What does it mean?

yardman5508's picture

I read Cal's post this week with interest. It is not secret that there has been a slow swell of disillusionment in Fayette County recently with the prevailing leadership. From Mayor Logsdon, to Ronnie Chance, and the list goes on. It seems like the perfect time to write out a few thoughts concerning the two-party system and its meaning to our local government. Understand that I am but one voice in a movement that is quietly growing across the country.

Government {as it was envisioned by the Founding Fathers} as never designed to be a totally "top down" institution. There are some basic assumptions that should be controlling what our elected officials do. The major assumption is that our legislators will do what they do based on the "will of the people". That does not primarily mean "majority rule" but the search for consensus.

The tendency of our government has always been a sort of gravitation to the wealthy, to the "donors", to the "powerbrokers". That, in and of itself is not totally a bad thing, as long as government keeps sight of what it is to be doing. Teddy Roosevelt may have stated it best: "government must make sure that the power of wealth is used for and not against the interests of the people as a whole."

Cal talked about the "looney Democrats". While that may have been the case in the past, efforts are underway to change the local image of Democrats. By developing a local platform (something the local Republicans have not deemed necessary to do) the focus has been on local issues and local solutions. While many may not agree with some of the options presented, there is a bona fide sense of "localness" surrounding these efforts.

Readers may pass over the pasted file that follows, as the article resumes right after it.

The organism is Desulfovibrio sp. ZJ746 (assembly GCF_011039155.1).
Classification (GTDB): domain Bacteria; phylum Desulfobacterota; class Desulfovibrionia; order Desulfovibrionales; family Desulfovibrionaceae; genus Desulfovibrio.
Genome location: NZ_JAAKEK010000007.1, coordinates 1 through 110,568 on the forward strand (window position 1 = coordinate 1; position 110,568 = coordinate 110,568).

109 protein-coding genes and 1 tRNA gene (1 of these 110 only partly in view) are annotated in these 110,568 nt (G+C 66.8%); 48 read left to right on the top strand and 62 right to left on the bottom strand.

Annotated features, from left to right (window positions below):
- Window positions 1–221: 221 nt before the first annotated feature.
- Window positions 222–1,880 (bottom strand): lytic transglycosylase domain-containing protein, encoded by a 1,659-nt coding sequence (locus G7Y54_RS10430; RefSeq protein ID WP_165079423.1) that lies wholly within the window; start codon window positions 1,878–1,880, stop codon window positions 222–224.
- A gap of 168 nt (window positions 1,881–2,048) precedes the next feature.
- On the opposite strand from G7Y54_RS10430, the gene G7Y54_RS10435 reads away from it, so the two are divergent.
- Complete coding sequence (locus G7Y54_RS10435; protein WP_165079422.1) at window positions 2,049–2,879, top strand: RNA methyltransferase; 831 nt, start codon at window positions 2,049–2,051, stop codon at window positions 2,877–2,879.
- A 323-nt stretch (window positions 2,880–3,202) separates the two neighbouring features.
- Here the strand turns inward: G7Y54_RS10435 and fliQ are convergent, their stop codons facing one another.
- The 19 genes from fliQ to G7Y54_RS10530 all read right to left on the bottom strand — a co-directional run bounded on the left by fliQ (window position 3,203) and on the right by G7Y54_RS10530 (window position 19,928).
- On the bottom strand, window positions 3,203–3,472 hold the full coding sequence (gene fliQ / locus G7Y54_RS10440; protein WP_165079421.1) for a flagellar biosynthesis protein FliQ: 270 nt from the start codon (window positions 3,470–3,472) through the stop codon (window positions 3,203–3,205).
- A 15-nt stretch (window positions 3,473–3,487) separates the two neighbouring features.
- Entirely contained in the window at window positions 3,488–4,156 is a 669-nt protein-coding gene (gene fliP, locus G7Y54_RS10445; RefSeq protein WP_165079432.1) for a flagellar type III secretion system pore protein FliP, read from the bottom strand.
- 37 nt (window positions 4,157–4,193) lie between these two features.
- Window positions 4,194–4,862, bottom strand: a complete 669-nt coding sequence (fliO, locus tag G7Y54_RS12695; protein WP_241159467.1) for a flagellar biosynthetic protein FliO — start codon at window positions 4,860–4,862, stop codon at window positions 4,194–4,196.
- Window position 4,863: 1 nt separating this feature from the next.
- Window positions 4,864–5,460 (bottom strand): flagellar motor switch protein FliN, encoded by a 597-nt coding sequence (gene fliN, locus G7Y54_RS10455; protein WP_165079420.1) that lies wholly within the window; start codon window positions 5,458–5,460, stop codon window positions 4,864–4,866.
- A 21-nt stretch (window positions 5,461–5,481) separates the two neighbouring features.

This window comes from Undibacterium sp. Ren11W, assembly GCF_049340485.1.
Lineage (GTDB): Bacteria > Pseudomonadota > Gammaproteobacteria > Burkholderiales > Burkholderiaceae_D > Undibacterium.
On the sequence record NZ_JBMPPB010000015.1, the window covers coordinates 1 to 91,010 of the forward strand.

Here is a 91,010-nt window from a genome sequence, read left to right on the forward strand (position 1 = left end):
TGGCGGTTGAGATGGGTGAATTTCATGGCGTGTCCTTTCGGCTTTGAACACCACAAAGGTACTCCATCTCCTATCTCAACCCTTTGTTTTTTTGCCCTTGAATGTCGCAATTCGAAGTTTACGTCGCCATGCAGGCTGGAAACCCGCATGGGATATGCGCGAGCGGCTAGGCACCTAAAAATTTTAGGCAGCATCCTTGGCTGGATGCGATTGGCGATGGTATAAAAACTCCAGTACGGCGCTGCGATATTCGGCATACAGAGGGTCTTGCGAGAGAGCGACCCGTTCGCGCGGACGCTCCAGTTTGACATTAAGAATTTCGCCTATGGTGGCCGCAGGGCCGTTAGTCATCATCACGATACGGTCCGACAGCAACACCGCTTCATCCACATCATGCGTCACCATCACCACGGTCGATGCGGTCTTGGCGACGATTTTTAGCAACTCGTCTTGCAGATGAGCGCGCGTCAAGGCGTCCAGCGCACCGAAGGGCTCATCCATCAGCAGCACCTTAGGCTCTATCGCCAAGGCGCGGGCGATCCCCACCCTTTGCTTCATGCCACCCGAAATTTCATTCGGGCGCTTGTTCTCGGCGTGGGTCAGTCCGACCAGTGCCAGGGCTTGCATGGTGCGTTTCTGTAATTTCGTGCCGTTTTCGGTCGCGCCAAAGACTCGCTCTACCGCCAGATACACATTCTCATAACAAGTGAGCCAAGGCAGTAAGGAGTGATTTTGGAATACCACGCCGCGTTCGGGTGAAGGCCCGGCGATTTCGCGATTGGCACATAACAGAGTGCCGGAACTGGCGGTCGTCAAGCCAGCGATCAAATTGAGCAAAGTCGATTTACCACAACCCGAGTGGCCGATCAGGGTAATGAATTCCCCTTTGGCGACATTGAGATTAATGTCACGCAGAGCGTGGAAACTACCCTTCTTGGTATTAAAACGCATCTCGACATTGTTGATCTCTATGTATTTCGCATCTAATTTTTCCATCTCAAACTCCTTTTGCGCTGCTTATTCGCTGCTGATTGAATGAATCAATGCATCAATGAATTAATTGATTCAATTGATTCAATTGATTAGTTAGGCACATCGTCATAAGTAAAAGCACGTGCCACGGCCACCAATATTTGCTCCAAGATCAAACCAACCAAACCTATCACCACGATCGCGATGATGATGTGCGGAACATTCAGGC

When one party controls all the power, the tendency is to do what ever that party wants to do, regardless of the amount of public outcry. The promotion of a two-party system ensures that the people's concerns are being heard and given credence. It matters little which party is the recipient of being anointed as "The" party of Fayette County. A one party system, by definition, large ignores the concerns of significant party of the electorate.

Government is a complex thing, full of nuance, disagreement, rancor, and, at times, animosity. That does not remove the fact that effect and truly representative government MUST, by definition, be partisan. While answers are not simple, we, the people are charged with the responsibility of carefully choosing our leaders.

Finally, while the nation focuses on the upcoming Presidential race, the fact that political parties are NOT national entities is often forgotten. Only when the voters begin to realize that political parties are controlled at the local level will true reform occur and representative government be returned to the hands of the people. Keep the faith

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